Valve does not want you to use VPNs to get cheaper games on Steam
Valve has now put in a limit on how many times you can change your account’s country on Steam.
Valve has been selling Steam games at different prices in different global markets and this obviously leads to one thing. People in more expensive regions have been trying to find ways to get cheaper video games. Of course, Valve knows about this and continuously, and quietly, working on cracking down on it. The latest in its crackdown attempts, as SteamDB discovered, is Valve adding a limit on how often you can change your Steam account's country.
In a further crack down on people buying games in cheaper regions, Valve added a limit on how often you can change your Steam account's country.— Steam Database (@SteamDB) June 23, 2021
Country may not be updated more than once every 3 months. Purchases can be completed using a payment method from your current region.
Steam users can now change their country on their account only once every three months. Also, any purchases made must be done only using methods from the region the user currently has selected. This can be best explained with an example - as a user in the US, you want to buy a game that's for $50. However, that game is cheaper in some other European markets or in some South American countries. It could also be more expensive, but the main idea here, for users, is to look out for a cheaper deal.
A study done by VPNPro in January this year looked into the average cost of a game on Steam across the world. As the map shows, people in the US and Canada are not paying what people in India, Brazil, or Russia are paying. So essentially, a Steam user might be at a disadvantage, in many cases, thanks to local pricing and would want to try to get a better deal by switching their account to a different country to trick the storefront into letting them buy their games from there.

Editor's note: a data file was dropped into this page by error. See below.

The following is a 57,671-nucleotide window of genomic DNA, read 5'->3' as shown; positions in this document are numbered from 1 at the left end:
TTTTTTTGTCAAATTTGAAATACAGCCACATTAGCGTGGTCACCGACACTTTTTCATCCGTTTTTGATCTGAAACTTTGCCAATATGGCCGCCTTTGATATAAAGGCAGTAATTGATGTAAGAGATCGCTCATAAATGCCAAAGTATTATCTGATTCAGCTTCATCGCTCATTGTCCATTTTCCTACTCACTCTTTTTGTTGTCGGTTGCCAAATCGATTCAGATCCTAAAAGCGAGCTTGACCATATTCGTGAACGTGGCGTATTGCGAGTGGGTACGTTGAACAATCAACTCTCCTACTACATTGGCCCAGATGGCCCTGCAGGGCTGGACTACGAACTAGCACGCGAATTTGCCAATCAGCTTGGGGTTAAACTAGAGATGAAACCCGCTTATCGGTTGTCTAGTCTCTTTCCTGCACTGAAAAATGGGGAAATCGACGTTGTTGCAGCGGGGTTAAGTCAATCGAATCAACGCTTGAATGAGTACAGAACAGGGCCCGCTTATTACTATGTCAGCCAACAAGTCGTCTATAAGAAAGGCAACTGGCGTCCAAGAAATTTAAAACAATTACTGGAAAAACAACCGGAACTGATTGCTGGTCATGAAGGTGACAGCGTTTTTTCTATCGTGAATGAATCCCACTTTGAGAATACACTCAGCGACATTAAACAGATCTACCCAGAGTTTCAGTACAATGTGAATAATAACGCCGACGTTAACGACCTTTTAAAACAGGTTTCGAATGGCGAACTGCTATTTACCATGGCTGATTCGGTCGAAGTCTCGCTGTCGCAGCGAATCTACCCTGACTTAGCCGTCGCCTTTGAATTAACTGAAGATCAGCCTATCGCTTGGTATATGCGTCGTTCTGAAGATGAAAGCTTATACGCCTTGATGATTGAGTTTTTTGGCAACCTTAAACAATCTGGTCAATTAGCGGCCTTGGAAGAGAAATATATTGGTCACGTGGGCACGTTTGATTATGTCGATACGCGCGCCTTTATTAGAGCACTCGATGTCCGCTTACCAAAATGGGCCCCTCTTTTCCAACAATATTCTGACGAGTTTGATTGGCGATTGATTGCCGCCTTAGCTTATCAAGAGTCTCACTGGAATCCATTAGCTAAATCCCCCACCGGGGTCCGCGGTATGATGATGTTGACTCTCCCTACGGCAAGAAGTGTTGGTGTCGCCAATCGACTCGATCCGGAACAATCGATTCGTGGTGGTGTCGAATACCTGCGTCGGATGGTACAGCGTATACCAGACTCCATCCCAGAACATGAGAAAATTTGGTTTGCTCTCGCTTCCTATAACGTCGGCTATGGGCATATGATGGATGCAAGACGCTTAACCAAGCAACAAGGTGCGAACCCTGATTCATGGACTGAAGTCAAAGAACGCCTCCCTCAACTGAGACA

The restrictions Valve has put in on how often you can change your country are to stop people from one country moving their account to another country to buy a game and then moving it back to play “as opposed to simply leaving it in the cheaper country for good”, as Kotaku points out. As any gamer will tell you, using a VPN is terrible when it comes to multiplayer games.
This new restriction to stop people from changing the country on their accounts comes a year after Valve first tried to close this geographical pricing loophole. They made buying things from different regions harder by forcing users to use local payment methods - like you could not use an American credit card to buy a game in Poland.
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